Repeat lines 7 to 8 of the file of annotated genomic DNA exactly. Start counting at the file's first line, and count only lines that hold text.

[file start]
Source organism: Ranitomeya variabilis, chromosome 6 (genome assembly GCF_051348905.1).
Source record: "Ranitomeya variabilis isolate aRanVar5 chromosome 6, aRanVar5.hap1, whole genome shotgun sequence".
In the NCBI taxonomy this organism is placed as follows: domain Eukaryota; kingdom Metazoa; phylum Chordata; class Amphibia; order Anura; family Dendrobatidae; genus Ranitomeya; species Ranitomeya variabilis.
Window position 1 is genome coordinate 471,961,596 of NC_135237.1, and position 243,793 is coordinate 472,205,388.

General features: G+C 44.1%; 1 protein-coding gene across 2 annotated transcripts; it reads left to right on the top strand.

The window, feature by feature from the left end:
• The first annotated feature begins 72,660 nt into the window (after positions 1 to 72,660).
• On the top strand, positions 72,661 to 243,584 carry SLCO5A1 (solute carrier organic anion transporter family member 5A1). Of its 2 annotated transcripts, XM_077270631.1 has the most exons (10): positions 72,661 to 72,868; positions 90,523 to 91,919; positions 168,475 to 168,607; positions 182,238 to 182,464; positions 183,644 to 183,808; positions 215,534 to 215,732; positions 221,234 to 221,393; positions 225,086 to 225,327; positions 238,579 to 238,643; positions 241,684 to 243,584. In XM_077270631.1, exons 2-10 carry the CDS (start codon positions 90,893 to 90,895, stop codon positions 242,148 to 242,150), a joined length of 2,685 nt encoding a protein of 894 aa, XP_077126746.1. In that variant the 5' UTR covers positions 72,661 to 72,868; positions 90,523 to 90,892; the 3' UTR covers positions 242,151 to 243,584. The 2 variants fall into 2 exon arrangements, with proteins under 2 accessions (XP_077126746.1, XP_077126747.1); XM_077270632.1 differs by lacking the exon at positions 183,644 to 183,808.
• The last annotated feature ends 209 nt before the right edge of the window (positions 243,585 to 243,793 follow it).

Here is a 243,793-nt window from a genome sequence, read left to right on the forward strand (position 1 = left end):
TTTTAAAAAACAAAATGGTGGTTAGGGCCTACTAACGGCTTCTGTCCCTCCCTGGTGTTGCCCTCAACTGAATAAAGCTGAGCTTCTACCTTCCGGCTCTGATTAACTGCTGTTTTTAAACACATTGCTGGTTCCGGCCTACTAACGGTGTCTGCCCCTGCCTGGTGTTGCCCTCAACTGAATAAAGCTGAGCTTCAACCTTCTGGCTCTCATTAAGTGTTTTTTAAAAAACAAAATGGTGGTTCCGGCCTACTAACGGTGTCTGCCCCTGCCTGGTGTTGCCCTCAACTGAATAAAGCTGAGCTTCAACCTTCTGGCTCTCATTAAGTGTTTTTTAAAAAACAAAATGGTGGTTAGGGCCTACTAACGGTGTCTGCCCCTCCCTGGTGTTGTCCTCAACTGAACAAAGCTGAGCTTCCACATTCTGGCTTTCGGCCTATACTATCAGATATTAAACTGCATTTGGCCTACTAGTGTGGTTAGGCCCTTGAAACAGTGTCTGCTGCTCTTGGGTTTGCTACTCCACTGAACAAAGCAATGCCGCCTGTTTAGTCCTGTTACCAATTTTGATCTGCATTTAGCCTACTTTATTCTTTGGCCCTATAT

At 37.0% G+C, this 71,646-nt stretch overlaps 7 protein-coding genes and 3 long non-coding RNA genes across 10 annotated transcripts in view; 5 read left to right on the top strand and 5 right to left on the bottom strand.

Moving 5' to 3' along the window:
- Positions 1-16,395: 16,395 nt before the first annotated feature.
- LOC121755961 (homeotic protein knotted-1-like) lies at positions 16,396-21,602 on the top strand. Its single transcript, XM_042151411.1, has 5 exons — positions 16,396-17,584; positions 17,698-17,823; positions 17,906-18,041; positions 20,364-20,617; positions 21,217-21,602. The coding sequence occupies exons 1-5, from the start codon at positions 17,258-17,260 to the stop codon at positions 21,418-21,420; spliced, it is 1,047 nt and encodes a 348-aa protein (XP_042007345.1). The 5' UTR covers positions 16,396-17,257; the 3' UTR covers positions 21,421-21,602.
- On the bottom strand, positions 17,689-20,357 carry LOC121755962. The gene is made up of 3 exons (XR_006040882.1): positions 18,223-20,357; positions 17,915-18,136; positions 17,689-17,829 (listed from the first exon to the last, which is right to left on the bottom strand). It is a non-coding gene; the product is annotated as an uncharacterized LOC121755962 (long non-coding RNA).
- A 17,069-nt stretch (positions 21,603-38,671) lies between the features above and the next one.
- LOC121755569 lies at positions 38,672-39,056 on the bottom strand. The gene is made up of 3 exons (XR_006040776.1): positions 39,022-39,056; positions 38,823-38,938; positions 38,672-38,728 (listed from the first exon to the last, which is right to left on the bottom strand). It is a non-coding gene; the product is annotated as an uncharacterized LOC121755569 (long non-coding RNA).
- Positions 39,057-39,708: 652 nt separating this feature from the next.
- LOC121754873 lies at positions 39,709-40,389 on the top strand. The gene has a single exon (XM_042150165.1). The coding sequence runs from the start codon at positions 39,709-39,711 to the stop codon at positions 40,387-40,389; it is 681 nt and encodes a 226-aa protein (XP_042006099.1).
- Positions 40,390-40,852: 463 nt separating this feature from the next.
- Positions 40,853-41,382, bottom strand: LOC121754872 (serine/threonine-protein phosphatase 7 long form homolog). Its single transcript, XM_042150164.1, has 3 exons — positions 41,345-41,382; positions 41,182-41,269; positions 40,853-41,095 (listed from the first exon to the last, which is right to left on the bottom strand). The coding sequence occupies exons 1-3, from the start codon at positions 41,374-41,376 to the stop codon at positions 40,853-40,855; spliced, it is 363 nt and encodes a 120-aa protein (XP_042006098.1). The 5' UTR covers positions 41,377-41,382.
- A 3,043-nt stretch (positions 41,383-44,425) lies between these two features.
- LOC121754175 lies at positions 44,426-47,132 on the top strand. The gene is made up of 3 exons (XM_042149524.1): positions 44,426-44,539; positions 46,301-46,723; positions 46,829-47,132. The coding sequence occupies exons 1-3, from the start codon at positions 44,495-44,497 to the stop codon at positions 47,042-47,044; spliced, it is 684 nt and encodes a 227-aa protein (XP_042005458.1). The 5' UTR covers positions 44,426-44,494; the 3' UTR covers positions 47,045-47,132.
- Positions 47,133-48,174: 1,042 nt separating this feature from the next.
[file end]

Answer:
• The first annotated feature begins 72,660 nt into the window (after positions 1 to 72,660).
• On the top strand, positions 72,661 to 243,584 carry SLCO5A1 (solute carrier organic anion transporter family member 5A1). Of its 2 annotated transcripts, XM_077270631.1 has the most exons (10): positions 72,661 to 72,868; positions 90,523 to 91,919; positions 168,475 to 168,607; positions 182,238 to 182,464; positions 183,644 to 183,808; positions 215,534 to 215,732; positions 221,234 to 221,393; positions 225,086 to 225,327; positions 238,579 to 238,643; positions 241,684 to 243,584. In XM_077270631.1, exons 2-10 carry the CDS (start codon positions 90,893 to 90,895, stop codon positions 242,148 to 242,150), a joined length of 2,685 nt encoding a protein of 894 aa, XP_077126746.1. In that variant the 5' UTR covers positions 72,661 to 72,868; positions 90,523 to 90,892; the 3' UTR covers positions 242,151 to 243,584. The 2 variants fall into 2 exon arrangements, with proteins under 2 accessions (XP_077126746.1, XP_077126747.1); XM_077270632.1 differs by lacking the exon at positions 183,644 to 183,808.